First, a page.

Health care in Switzerland

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Health Expenditure per capita (in PPP-adjusted US$) among several OECD member nations. Data source: OECD's iLibrary[1]

Healthcare in Switzerland is universal[2] and is regulated by the Swiss Federal Law on Health Insurance. Health insurance is compulsory for all persons residing in Switzerland (within three months of taking up residence or being born in the country).[3][4][5] International civil servants, members of embassies, and their family members are exempted from compulsory health insurance. Requests for exemptions are handled by the respective cantonal authotrity and have to be addressed to them directly.[6]

The whole healthcare system is geared towards to the general goals of enhancing general public health and reducing costs while encouraging individual responsibility.

Health insurance covers the costs of medical treatment and hospitalisation of the insured. However, the insured person pays part of the cost of treatment. This is done (a) by means of an annual deductible (called the franchise), which ranges from CHF 300 (PPP-adjusted US$ 184) to a maximum of CHF 2,500 (PPP-adjusted $ 1,534) for an adult as chosen by the insured person (premiums are adjusted accordingly) and (b) by a charge of 10% of the costs over and above the excess up to a stop-loss amount of CHF 700 (PPP-adjusted $ 429).

Life Expectancy of the total population at birth from 2000 until 2011 in Switzerland compared to several other nations. Data source: OECD's iLibrary[7]

Switzerland has an infant mortality rate of about 3.6 out of 1,000. The general life expectancy in 2012 was for men 80.5 years compared to 84.7 years for women.[8] These are the world's best figures.[9]

History[edit]

Statue of Anna Seiler, founder of Bern's hospital in 1354.

Anna Seiler founded the first hospital in Bern, Switzerland.

Compulsory coverage and costs[edit]

Percentage of overweight or obese population in 2010, Data source: OECD's iLibrary, http://stats.oecd.org, retrieved 2013-12-12[10]
Percentage of obese population in 2010, Data source: OECD's iLibrary, http://stats.oecd.org, retrieved 2013-12-13[11]

Swiss are required to purchase basic health insurance, which covers a range of treatments detailed in the Swiss Federal Law on Health Insurance (ger: Krankenversicherungsgesetz (KVG); fre:' la loi fédérale sur l’assurance-maladie (LAMal); ita: legge federale sull’assicurazione malattie (LAMal)). It is therefore the same throughout the country and avoids double standards in healthcare. Insurers are required to offer this basic insurance to everyone, regardless of age or medical condition. They are not allowed to make a profit off this basic insurance, but can on supplemental plans.[2]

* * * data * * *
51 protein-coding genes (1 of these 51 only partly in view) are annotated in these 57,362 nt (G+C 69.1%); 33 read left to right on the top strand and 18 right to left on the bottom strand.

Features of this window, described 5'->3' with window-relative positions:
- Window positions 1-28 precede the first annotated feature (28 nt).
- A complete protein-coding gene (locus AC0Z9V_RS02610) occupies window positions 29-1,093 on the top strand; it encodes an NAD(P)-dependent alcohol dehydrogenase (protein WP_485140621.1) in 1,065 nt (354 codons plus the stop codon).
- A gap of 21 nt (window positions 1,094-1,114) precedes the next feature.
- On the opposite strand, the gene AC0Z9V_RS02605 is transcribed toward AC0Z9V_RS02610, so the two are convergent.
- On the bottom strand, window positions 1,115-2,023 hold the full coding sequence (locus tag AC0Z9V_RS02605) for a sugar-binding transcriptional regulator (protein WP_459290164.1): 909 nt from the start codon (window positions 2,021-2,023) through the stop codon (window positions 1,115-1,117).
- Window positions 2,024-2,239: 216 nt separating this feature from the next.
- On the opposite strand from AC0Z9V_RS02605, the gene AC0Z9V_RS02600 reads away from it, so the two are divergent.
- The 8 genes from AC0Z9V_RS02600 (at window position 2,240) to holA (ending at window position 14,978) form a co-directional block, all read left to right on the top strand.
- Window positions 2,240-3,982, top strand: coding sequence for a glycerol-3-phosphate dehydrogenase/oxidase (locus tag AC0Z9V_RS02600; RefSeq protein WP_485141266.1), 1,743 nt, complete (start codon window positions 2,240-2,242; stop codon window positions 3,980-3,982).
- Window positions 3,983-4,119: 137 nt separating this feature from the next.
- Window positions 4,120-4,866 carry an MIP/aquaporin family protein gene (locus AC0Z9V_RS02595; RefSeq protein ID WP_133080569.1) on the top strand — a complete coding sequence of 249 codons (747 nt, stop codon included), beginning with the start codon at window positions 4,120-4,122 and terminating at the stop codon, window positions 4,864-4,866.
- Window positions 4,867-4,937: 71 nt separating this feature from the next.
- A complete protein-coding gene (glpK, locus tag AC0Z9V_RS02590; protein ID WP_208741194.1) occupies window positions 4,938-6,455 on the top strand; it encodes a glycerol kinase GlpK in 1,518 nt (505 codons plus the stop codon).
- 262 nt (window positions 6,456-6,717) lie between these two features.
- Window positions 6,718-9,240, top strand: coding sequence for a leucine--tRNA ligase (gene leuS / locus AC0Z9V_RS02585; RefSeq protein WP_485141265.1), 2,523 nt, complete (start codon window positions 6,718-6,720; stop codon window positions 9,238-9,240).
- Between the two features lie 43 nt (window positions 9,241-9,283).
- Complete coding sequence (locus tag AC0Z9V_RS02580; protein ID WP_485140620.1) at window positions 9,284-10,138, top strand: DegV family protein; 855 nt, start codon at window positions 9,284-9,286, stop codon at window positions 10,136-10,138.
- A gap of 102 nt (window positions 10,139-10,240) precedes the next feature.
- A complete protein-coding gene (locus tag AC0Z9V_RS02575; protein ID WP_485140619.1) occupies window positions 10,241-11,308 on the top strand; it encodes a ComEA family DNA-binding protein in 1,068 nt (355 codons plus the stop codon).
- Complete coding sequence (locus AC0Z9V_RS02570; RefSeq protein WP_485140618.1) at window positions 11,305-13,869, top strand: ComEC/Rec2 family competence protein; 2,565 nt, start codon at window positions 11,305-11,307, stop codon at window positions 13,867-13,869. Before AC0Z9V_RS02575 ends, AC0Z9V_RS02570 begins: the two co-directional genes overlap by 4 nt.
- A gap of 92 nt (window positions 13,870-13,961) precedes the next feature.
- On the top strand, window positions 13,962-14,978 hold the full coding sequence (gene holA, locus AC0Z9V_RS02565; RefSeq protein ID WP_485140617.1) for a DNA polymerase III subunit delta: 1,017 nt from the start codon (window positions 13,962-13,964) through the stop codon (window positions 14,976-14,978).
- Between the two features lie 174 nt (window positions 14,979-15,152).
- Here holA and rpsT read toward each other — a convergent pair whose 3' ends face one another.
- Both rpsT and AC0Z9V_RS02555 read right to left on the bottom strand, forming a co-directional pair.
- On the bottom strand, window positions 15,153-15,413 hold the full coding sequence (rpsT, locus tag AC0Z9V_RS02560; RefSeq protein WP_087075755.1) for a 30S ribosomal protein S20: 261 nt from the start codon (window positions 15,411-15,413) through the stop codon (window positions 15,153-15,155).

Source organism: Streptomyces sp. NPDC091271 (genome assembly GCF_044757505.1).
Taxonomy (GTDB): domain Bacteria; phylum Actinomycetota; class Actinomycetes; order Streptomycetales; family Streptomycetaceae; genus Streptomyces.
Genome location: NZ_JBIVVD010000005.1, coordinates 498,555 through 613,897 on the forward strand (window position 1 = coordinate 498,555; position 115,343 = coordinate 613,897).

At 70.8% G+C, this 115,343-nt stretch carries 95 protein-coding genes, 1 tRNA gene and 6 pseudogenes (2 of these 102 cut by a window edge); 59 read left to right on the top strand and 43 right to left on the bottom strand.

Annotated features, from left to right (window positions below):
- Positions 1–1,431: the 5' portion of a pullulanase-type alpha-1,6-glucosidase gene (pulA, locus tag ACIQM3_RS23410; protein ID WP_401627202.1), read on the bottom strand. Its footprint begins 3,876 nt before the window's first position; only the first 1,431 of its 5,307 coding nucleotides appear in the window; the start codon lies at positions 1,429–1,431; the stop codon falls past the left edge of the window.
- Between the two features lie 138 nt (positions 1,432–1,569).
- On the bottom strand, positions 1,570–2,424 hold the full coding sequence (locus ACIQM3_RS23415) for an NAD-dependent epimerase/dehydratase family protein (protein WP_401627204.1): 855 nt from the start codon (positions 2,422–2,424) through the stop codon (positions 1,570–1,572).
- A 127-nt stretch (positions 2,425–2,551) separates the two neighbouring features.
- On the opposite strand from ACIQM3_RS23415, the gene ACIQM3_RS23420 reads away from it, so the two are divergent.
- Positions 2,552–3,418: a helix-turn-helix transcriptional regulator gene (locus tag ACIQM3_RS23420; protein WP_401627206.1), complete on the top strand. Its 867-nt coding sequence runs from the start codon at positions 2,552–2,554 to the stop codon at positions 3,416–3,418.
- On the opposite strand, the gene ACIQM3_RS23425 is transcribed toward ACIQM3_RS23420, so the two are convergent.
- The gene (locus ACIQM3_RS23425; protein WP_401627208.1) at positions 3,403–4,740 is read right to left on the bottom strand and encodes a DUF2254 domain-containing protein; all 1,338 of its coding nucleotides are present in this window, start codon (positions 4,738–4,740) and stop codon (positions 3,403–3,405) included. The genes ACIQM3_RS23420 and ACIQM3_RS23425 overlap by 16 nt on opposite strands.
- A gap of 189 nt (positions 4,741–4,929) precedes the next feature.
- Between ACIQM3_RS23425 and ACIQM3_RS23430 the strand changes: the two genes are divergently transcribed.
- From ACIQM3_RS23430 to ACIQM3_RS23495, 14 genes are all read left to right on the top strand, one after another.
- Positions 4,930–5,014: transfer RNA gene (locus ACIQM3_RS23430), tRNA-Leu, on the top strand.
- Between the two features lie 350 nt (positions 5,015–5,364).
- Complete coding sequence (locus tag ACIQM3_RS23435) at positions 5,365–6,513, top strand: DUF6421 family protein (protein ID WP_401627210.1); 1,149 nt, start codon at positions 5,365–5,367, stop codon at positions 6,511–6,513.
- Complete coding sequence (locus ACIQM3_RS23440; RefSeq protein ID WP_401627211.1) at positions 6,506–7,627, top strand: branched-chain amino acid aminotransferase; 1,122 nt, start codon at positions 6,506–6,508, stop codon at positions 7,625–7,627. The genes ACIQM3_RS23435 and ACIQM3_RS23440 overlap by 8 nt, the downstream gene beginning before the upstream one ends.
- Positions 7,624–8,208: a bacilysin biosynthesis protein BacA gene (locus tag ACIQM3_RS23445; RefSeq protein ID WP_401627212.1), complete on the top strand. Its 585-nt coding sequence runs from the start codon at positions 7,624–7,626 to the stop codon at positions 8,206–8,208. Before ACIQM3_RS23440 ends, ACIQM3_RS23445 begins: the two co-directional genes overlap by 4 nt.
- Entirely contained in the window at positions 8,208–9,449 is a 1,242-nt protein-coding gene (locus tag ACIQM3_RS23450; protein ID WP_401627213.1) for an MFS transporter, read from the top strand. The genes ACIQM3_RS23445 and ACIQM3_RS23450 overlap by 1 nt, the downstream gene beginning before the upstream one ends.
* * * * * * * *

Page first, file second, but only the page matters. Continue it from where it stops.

The insured person pays the insurance premium for the basic plan up to 8% of their personal income. If a premium is higher than this, the government gives the insured person a cash subsidy to pay for any additional premium.[2]

The universal compulsory coverage provides for treatment in case of illness or accident (unless another accident insurance provides the cover) and pregnancy.

Health insurance covers the costs of medical treatment and hospitalization of the insured. However, the insured person pays part of the cost of treatment. This is done by these ways:

  • by means of an annual excess (or deductible, called the franchise), which ranges from CHF 300 (PPP-adjusted US$ 184) to a maximum of CHF 2,500 (PPP-adjusted $ 1,534) for an adult as chosen by the insured person (premiums are adjusted accordingly);
  • and by a charge of 10% of the costs over and above the excess. This is known as the retention, and is up to a maximum of 700CHF (PPP-adjusted $ 429) per year.

In case of pregnancy, there is no charge. For hospitalisation, one pays a contribution to room and service costs.

Insurance premiums vary from insurance company to company (health insurance funds; ger: Krankenkassen; fre: caisses-maladie; ita: casse malati), the excess level chosen (franchise), the place of residence of the insured person and the degree of supplementary benefit coverage chosen (complimentary medicine, routine dental care, half-private or private ward hospitalisation, etc.).

In 2014, the average monthly compulsory basic health insurance premiums (with accident insurance) in Switzerland are the following:[12]

  • CHF 396.12 (PPP-adjusted US$ 243) for an adult (age 26+)
  • CHF 363.55 (PPP-adjusted $ 223) for a young adult (age 19–25)
  • CHF 91.52 (PPP-adjusted $ 56.14) for a child (age 0–18)

Private coverage[edit]

The compulsory insurance can be supplemented by private "complementary" insurance policies that allow for coverage of some of the treatment categories not covered by the basic insurance or to improve the standard of room and service in case of hospitalisation. This can include complimentary medicine, routine dental treatments, half-private or private ward hospitalisation, and others, which are not covered by the compulsory insurance.